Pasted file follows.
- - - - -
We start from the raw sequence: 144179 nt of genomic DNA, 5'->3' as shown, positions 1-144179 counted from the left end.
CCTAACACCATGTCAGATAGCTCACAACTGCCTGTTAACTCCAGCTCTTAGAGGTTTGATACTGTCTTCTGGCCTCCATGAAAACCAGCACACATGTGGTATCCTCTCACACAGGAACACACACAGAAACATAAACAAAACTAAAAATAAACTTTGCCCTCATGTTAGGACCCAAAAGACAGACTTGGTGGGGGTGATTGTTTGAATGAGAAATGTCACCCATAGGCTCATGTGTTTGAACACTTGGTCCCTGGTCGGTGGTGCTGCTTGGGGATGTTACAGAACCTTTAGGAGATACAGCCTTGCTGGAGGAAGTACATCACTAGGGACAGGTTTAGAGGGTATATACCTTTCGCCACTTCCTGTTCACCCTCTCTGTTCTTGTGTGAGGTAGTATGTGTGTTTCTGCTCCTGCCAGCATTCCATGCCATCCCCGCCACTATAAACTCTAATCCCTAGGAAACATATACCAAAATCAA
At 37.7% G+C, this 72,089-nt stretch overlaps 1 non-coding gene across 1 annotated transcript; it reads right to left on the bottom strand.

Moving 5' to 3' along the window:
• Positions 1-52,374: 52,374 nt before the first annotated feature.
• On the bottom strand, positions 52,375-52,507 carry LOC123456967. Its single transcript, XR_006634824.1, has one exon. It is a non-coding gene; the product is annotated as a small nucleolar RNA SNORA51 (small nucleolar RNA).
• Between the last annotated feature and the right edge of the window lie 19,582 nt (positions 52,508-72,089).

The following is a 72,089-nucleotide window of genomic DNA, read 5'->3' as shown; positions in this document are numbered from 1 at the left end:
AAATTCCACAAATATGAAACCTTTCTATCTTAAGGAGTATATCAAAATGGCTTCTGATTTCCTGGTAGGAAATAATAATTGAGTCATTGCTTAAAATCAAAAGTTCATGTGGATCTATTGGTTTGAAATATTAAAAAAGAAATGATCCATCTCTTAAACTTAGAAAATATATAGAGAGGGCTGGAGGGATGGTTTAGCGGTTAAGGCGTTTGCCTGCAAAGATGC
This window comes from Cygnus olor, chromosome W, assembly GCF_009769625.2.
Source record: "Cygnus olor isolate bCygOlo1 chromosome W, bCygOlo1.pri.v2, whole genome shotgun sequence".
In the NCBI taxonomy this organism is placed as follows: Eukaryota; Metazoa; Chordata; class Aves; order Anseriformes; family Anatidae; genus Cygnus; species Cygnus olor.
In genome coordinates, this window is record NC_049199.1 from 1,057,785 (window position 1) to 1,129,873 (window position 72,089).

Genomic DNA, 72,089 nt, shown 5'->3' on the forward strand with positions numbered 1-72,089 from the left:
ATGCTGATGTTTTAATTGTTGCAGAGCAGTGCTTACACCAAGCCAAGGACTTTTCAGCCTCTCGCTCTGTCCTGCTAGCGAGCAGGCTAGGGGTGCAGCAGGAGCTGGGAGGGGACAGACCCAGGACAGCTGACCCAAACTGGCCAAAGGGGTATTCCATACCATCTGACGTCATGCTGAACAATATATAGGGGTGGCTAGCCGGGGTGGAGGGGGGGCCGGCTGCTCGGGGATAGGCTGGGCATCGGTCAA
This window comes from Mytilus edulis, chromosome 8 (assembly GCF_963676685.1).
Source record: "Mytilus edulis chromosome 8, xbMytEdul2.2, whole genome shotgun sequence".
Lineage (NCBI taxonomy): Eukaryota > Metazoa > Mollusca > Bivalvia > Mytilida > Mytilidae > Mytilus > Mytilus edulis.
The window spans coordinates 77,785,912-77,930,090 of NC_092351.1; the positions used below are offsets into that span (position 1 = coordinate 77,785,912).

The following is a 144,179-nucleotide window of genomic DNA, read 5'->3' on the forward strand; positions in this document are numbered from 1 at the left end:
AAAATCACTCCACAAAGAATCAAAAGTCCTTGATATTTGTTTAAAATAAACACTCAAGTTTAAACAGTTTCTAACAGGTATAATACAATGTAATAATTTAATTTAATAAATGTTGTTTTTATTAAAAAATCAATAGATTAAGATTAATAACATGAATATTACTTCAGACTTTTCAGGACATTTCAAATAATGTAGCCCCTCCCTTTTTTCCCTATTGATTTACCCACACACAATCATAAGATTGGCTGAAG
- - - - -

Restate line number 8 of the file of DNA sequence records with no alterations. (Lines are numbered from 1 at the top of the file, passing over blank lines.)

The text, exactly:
The following is a 72,089-nucleotide window of genomic DNA, read 5'->3' as shown; positions in this document are numbered from 1 at the left end: